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2014 Gifford Lecture Series: University of Edinburgh

What is Caesar’s? Adjudicating Faith in Modern Constitutional Democracies to be held on Monday 19 May 2014. [More…]

2014 Gifford Lecture Series: University of Glasgow

Givenness and Revelation begins Tuesday 20 May 2014. [More…]

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  Authors

Lewis Richard Farnell

1859 - 1934

Rector of Exeter College and Vice Chancellor of the University of Oxford

Lectures

Biography

Lewis Richard Farnell might be described as a quiet innovator. Born in Salisbury in 1856, educated at the City of London School and thereafter at Exeter College, Oxford, where he graduated a classical scholar in 1874, he obtained a first class in literae humaniores in 1878. Elected a fellow of the college in 1880 and a classical lecturer in 1883, it would have appeared that his life’s work was laid out clearly.
Indeed, during the years between 1880 and 1893, when he made a series of tours of Europe (studying classical archaeology in Berlin and Munich as well as travelling through Greece and Asia Minor), it did seem he had found his métier. From 1896, Farnell published a veritable torrent of books: The Cults of the Greek States (5 vols.); an anthropological study, Greece and Babylon (‘impossible to speak of it too highly … beyond all praise’); Outline-History of Greek Religion; Greek Hero Cults (the latter from a series of Gifford Lectures given at St Andrews). His work is said to be ‘presented with great thoroughness and clarity’. Farnell was elected a fellow of the British Academy in 1916 and honorary degrees were conferred upon him by the universities of Dublin, St Andrews and Geneva.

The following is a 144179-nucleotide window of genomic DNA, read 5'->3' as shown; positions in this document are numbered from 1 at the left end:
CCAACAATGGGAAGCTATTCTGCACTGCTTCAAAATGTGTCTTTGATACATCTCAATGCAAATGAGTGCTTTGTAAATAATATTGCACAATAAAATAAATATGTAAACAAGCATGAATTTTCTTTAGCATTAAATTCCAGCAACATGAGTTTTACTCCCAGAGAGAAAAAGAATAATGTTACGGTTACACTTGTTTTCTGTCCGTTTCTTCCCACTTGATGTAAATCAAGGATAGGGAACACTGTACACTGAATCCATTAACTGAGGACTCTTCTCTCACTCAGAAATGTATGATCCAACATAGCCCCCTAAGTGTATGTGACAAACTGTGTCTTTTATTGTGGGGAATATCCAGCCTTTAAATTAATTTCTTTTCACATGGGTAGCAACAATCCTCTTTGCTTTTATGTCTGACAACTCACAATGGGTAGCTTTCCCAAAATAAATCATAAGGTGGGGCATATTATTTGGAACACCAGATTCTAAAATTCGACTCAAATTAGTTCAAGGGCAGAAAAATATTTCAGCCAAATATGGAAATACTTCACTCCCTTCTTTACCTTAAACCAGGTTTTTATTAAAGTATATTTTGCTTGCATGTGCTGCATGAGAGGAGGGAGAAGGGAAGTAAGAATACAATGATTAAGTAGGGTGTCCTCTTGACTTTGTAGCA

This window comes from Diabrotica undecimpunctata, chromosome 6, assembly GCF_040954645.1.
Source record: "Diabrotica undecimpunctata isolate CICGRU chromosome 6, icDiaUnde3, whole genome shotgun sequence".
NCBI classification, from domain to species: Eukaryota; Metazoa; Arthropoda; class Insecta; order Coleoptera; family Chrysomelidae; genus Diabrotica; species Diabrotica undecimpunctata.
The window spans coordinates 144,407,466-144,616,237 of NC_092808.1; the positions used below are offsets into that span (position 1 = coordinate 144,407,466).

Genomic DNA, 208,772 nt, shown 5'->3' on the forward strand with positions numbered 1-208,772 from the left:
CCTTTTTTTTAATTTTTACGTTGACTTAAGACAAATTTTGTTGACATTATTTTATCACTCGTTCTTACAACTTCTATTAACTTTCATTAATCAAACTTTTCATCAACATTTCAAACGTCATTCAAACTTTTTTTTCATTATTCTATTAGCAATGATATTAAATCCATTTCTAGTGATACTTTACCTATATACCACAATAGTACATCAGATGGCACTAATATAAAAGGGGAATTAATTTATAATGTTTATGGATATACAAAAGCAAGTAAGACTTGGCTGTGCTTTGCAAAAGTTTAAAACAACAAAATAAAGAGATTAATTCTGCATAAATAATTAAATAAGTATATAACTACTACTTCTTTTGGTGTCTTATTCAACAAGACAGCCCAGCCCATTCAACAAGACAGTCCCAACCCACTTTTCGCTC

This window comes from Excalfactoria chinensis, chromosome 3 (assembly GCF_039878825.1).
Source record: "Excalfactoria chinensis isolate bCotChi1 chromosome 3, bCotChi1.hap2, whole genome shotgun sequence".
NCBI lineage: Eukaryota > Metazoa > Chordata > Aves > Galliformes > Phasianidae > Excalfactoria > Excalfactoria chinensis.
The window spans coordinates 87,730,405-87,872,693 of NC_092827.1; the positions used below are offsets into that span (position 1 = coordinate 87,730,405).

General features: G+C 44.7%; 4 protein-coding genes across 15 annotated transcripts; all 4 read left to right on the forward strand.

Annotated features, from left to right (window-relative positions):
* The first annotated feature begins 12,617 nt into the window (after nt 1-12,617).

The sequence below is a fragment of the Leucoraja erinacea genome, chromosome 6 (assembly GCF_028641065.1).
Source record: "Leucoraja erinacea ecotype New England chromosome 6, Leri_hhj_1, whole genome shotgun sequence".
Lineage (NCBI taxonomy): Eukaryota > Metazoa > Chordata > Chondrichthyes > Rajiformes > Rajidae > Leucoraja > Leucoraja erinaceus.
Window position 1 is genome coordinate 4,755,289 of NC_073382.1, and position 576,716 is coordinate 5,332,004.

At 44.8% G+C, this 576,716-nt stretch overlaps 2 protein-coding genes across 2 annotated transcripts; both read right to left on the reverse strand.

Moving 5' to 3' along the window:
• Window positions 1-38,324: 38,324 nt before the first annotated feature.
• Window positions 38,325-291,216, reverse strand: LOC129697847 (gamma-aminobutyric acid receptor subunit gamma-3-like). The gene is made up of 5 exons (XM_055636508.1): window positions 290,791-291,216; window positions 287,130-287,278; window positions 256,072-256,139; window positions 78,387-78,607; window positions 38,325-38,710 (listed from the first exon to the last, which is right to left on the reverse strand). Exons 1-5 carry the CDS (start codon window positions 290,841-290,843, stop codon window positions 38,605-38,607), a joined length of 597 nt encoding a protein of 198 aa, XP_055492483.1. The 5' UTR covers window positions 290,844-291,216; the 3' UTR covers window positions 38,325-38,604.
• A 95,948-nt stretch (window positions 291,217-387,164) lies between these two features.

However, Lewis Farnell was an innovator and a pioneer in three areas. As an administrator, beginning as a sub-rector at Oxford University in 1883 and later as rector (retiring in 1928), ‘he played a leading part in the politics of his university.’ He led and supported reforms to promote learning within the university. More importantly, he was unafraid to take on the fight against a most hallowed tradition of British tertiary education, the sanctity and independence of the individual colleges. As vice-chancellor, he championed the university against the colleges—so much so that some senior members unsuccessfully petitioned for his posting not to be renewed. Farnell was also ‘an energetic promoter of the degree of DLitt’ and thus helped to open up new avenues for advanced research.
Religion was where he made a lasting contribution. ‘Only students of this last generation use the term “religious sciences.” Previous to the middle of the nineteenth century any unbiased appreciation of all religions was impossible’ (Eustace Haydon, ‘From Comparative Religion to History of Religions’, The Journal of Religion 2 (1922): 578–79). Farnell became the first Wilde lecturer in comparative religion at Oxford in 1908, a time when, as mentioned in his inaugural address, the subject ‘found encouragement’ at only a few universities around the world. His task was, he noted, an ‘analysis, elucidation and comparison of the higher forms and ideas in the more advanced religions’.
Prescient, not chauvinist, were his words. A year before his death in 1934, as the Nazis were preparing to take power, Lewis Farnell wrote to a colleague leaving Oxford to take up another position his hope that he ‘will be an effective champion of higher and purer religion against baser tendencies now prevailing’.
David Kahan
University of Glasgow
Templeton Press